Thursday, April 25, 2013

Make a special effort to engage your kids in outdoor activities for Unplug Be Outside

Avimor is hosting the Boise Bird Festival on Saturday with the who's who of the bird community
Just taking your kids to the Boise River would allow them to skip rocks and look for bugs  
Hi all, 

It's going to be a gorgeous weekend, so it's a perfect opportunity to capitalize on Unplug and Be Outside week and get your kids engaged in outdoor activities. There is quite an array of easy things to do close to town via going to the Unplug and Be Outside web site.

The whole point of  Unplug and Be Outside week is to get your kids outside (leave the headphones and cell phone at home, please), and discover the wonders of nature. When you're out doing whatever activities you choose this weekend, look for little "teachable moments" when you can teach your kids little tidbits about nature. Maybe you can identify a wild flower, a shrub, a plant or a tree. Show them how to remember that species.

Here are some recommendations for Friday-Sunday: 
  • EarthFest at the MK Nature Center on Saturday - A celebration for the entire family from 10 a.m. to 2 p.m. Free activities and crafts will be offered throughout the day at our POLLEN-nation garden site, as well a guided greenbelt walk (10 am), movies shown in our auditorium (11 a.m. and 12:30 p.m.), guided streamwalk tours (12pm and 1 p.m.), and the INPS Native Plant Sale will be going on as well. Local Muesli Bars & Granola will be available to benefit Boise’s refugee community. Get off the couch and come be outside with us! For more information, call the MK Nature Center, 334-2225. Location: 600 S. Walnut St., Boise, ID 83712.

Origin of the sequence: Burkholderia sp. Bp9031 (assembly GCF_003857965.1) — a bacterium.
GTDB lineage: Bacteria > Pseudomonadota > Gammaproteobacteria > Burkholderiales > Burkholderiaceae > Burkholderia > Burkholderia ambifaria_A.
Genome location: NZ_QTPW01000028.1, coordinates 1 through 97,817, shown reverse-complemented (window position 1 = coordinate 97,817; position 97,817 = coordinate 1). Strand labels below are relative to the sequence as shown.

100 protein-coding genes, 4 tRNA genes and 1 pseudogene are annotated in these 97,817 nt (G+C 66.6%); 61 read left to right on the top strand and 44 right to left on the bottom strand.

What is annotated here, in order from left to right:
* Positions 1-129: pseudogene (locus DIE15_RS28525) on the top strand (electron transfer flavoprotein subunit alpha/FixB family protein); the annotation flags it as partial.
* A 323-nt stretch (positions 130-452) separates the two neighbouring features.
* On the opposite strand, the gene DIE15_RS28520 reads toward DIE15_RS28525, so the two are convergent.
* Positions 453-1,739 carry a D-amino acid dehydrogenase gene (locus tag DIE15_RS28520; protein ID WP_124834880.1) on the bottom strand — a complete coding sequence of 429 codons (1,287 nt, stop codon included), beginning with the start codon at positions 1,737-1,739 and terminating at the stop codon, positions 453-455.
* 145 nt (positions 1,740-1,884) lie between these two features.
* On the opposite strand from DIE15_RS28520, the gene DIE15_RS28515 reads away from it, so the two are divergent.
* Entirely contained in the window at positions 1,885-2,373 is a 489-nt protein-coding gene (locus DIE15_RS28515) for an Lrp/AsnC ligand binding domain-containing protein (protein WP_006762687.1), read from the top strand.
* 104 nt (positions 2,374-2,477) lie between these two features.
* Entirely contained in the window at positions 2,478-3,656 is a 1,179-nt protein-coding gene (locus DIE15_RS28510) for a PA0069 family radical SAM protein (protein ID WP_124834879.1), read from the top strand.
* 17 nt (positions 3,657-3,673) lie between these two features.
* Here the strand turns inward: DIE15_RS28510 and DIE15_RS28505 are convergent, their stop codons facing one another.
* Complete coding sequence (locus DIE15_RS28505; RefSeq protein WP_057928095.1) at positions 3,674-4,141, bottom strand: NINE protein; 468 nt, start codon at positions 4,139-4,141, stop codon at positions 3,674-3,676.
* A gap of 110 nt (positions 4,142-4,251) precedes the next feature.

• Plant a tree for Arbor Day on Friday - On Friday, free Colorado blue spruce seedlings will be available at Home Depot and FedEx Office stores in the Treasure Valley as well as the Boise Co-op courtesy of the Idaho Forest Products Commission. Go pick up a free seedling and plant a tree with your kids. More information at the Forest Products Commission
  • Go to Avimor and participate in the Boise Bird Festival on Saturday, a new event that's designed to teach kids and families about birds in SW Idaho. There will be short bird walks, tips on bird identification, backyard feeding and wild bird photography. Here's a slide show of birds you might see. It runs from 9 a.m. to 3 p.m., with the who's who of the bird community participating, including the Peregrine Fund, the Idaho Bird Observatory, Ducks Unlimited, Idaho Camera, and more.
  • Free golf at Ridgecrest Golf Course in Nampa, starting at noon Saturday. The Wee-9 is open for kids 17 and under, or kids can hit one free bucket of balls anytime on Saturday.
  • Sierra Trading Post is sponsoring a fun run in Settlers Park in Meridian starting at 6 p.m. on Friday. Participants will win cool prizes from Sierra Trading Post. There's also a camping expo at Sierra Trading Post on Saturday from 11 a.m. to 3 p.m.